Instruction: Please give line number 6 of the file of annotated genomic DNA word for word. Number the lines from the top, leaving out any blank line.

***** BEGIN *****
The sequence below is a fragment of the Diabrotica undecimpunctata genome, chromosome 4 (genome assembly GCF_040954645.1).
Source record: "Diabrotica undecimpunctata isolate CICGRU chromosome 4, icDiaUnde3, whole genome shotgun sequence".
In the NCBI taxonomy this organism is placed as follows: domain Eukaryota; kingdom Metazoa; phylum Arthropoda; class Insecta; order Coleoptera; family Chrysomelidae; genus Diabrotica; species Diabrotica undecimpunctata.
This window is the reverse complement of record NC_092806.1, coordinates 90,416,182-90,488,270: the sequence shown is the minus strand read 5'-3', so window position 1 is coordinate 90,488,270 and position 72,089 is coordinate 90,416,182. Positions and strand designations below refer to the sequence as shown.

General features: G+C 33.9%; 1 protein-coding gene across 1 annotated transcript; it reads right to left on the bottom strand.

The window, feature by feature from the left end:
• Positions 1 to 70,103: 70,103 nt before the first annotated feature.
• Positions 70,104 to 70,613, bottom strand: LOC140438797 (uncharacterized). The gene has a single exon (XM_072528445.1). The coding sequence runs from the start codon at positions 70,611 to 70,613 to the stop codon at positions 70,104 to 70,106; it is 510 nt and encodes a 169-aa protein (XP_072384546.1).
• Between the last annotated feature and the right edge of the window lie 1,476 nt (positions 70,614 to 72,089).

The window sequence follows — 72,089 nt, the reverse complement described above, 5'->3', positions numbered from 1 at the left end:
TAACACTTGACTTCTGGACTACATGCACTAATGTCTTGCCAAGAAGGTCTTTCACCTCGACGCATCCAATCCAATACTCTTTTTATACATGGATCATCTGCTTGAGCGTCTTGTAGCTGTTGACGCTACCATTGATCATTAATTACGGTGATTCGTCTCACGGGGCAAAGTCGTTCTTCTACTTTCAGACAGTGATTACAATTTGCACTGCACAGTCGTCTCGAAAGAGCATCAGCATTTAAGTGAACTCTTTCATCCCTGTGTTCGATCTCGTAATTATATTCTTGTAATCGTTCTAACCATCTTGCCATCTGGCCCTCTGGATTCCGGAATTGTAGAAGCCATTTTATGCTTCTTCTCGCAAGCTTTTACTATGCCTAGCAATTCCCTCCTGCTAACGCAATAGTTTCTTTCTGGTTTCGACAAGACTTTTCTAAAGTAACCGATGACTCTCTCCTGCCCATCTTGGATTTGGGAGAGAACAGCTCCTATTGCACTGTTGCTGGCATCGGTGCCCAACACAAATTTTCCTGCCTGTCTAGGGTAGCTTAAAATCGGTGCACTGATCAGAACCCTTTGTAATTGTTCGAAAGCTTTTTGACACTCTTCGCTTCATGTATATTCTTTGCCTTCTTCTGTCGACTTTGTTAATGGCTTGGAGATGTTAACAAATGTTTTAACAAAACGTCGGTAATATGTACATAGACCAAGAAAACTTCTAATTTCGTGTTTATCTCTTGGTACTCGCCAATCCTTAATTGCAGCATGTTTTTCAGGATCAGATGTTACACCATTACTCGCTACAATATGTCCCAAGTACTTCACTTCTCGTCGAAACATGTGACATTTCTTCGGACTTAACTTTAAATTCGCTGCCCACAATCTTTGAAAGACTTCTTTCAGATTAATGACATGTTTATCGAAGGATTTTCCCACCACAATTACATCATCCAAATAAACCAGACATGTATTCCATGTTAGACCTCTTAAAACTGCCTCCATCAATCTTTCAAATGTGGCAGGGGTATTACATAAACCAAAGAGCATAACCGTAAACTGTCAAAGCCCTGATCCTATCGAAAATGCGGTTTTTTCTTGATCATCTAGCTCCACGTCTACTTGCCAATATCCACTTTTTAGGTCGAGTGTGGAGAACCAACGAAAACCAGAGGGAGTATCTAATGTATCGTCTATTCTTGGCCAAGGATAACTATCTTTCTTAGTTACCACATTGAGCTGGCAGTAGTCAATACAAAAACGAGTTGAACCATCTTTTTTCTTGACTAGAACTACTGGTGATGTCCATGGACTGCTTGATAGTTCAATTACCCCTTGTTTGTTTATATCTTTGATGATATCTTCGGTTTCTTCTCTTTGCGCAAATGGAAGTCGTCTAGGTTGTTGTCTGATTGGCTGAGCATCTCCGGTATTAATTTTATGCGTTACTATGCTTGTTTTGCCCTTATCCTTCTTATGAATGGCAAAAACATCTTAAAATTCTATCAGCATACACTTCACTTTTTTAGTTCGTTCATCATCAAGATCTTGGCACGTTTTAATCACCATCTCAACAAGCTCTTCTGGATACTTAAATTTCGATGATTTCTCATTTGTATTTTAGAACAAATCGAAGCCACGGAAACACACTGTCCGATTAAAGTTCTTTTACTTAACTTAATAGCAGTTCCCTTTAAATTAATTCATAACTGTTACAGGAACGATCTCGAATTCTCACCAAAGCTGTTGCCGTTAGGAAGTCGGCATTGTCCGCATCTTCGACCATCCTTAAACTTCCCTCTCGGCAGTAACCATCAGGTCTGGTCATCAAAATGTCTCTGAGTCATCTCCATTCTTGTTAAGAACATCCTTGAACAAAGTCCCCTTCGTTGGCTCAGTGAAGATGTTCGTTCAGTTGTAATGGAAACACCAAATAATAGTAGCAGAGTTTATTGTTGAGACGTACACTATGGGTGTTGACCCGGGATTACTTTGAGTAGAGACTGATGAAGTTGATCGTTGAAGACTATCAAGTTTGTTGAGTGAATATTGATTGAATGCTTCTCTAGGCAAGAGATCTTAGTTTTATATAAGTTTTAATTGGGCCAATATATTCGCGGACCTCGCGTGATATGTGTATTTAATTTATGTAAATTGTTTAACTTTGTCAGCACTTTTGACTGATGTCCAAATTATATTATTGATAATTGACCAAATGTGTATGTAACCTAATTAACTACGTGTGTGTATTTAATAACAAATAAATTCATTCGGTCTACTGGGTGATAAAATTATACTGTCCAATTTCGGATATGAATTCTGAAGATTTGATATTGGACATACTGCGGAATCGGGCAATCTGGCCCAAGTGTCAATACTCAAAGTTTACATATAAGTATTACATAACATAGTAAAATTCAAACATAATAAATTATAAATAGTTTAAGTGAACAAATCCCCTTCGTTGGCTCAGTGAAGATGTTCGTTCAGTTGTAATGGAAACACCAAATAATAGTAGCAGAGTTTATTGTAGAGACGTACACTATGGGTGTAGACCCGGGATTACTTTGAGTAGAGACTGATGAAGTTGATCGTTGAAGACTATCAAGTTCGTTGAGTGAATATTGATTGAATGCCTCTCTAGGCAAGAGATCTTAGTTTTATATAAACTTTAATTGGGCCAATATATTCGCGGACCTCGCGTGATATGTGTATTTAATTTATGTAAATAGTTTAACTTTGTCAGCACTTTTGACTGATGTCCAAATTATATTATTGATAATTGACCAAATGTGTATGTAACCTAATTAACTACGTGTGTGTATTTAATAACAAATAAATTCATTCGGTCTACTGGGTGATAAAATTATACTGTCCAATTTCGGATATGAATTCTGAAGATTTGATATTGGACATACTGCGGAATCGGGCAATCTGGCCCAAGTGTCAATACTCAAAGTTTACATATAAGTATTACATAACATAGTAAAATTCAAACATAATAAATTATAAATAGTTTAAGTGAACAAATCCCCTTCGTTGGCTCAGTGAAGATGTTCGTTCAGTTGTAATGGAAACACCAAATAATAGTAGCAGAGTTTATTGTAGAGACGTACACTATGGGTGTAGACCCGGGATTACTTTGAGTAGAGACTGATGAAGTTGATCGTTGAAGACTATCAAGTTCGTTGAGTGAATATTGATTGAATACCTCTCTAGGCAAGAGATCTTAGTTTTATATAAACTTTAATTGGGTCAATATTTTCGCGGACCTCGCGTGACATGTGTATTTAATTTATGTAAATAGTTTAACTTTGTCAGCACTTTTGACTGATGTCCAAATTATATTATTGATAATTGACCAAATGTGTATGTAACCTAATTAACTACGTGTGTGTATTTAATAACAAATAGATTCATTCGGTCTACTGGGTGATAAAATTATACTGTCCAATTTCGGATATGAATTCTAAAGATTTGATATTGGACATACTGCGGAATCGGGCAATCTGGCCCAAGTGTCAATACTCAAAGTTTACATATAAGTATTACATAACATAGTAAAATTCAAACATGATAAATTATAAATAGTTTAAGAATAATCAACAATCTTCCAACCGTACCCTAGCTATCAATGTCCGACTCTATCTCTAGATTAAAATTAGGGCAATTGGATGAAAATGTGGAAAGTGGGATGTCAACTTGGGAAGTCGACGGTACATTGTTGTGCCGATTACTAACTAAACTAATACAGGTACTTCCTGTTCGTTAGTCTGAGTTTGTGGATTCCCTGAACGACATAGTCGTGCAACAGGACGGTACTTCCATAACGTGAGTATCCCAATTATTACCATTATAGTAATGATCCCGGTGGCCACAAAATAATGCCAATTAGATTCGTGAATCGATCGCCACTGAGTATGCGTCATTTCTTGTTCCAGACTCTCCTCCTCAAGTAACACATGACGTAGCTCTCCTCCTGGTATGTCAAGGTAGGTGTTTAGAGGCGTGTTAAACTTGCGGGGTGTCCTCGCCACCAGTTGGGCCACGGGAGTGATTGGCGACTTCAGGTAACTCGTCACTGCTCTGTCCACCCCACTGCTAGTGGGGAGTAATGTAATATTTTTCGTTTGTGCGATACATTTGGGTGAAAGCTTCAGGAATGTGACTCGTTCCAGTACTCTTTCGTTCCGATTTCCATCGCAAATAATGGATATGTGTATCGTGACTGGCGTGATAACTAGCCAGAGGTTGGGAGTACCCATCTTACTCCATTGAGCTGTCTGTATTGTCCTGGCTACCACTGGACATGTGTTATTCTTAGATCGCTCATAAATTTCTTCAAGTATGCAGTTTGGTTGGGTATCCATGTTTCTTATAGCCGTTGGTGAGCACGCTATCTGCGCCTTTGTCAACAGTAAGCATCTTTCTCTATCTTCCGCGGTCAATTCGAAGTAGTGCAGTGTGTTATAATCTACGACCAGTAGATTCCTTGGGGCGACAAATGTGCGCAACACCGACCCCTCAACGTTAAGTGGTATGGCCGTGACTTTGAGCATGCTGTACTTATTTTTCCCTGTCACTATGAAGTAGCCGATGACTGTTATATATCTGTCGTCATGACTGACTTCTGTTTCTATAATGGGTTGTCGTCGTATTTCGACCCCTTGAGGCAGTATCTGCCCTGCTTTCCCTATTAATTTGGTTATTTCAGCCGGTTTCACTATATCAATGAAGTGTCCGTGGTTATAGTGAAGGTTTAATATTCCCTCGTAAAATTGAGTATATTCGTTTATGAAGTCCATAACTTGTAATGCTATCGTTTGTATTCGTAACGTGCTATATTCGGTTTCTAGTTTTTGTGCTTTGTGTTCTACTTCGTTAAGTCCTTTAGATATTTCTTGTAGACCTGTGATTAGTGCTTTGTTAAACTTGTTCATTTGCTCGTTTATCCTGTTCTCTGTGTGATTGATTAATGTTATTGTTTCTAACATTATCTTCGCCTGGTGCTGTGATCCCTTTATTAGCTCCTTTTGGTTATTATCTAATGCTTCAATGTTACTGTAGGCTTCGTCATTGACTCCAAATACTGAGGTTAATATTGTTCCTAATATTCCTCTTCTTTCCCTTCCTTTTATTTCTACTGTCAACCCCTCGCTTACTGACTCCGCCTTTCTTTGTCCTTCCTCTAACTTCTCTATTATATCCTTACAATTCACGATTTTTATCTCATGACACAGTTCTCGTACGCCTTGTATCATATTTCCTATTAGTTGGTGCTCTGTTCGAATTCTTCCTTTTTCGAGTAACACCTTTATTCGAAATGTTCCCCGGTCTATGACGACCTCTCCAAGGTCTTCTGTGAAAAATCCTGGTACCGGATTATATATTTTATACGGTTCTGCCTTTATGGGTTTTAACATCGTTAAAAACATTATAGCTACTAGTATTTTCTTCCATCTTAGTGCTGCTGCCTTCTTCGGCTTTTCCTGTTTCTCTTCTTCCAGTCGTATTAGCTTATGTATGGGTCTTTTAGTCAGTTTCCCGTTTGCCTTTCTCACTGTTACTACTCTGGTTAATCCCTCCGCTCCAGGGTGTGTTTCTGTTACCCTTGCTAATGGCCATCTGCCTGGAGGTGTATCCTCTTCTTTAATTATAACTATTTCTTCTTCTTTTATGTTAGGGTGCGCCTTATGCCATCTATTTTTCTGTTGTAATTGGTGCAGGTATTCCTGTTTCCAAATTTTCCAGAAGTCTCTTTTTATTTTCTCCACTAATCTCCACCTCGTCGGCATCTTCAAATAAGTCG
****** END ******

The window, feature by feature from the left end: